The PS3 is a powerful system for scientific calculation. In 2007, it was more powerful than CPUs, but less powerful than GPUs, and took a middle path between scientific flexibility and speed. Other benefits are the uniformity of PS3s (all have the same processor, GPU, RAM, etc) and the ability to stream data quickly to the GPU, allowing for real time visualization of the protein. Since it’s induction, over 15 million PS3 users have participated in FAH, in total donating more than 100 million computational hours.
The PS3 system was a game changer for Folding@home, as it opened the door for new methods and new processors, eventually also leading to the use of GPUs. We have had numerous successes in recent years. Specifically, in a paper just published in the Journal of Medicinal Chemistry, we report on tests of predictions from earlier Folding@home simulations, and how these predictions have led to a new strategy to fight Alzheimer’s disease. The next steps, now underway at Stanford, are to take this lead compound and help push it towards a viable drug. It’s too early to report on our preliminary results there, but we’re very excited that the directions set out in this paper do appear to be bearing fruit in terms of a viable drug (not just a drug candidate).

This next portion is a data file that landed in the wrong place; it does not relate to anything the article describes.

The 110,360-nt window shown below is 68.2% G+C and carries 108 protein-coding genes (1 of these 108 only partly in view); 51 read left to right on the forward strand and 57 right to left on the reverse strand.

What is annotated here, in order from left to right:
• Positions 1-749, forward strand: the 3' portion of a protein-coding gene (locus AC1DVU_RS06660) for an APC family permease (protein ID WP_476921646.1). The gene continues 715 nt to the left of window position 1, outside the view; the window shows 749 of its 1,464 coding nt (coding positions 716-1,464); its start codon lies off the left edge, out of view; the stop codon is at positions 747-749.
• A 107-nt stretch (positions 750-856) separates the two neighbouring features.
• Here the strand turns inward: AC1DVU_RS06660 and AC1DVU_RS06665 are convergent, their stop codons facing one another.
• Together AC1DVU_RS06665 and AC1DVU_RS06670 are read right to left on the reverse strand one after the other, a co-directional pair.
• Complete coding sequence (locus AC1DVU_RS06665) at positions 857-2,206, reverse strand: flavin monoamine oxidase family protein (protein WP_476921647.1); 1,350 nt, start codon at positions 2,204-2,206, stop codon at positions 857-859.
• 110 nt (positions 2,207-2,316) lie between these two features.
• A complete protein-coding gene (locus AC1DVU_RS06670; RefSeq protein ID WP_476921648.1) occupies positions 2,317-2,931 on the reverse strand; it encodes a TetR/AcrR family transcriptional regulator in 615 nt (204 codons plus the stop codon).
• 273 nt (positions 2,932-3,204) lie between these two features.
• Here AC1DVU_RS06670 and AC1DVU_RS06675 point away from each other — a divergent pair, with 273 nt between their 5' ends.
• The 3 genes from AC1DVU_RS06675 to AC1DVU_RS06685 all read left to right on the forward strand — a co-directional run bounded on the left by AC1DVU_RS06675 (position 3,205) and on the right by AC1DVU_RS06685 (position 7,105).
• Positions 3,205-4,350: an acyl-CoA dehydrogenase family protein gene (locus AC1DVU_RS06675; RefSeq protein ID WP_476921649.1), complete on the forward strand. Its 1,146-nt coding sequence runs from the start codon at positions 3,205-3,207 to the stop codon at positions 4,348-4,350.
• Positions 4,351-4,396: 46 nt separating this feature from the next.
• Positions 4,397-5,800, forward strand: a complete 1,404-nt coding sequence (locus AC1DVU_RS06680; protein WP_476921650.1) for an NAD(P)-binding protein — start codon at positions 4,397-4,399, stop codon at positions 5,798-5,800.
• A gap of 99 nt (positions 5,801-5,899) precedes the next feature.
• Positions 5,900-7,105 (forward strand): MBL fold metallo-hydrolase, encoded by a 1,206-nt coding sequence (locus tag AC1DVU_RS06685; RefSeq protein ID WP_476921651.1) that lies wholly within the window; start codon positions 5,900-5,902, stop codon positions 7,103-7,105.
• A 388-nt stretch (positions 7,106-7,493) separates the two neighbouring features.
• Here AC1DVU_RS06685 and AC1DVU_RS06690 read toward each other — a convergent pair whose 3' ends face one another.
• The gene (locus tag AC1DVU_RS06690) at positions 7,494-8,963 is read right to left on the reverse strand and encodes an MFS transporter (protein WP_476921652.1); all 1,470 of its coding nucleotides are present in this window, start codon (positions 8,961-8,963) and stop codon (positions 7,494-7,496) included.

Following discussions with Sony, we retired the PS3 client on November 6, 2012. Please see the PS3 FAQ for more information about the PS3 client.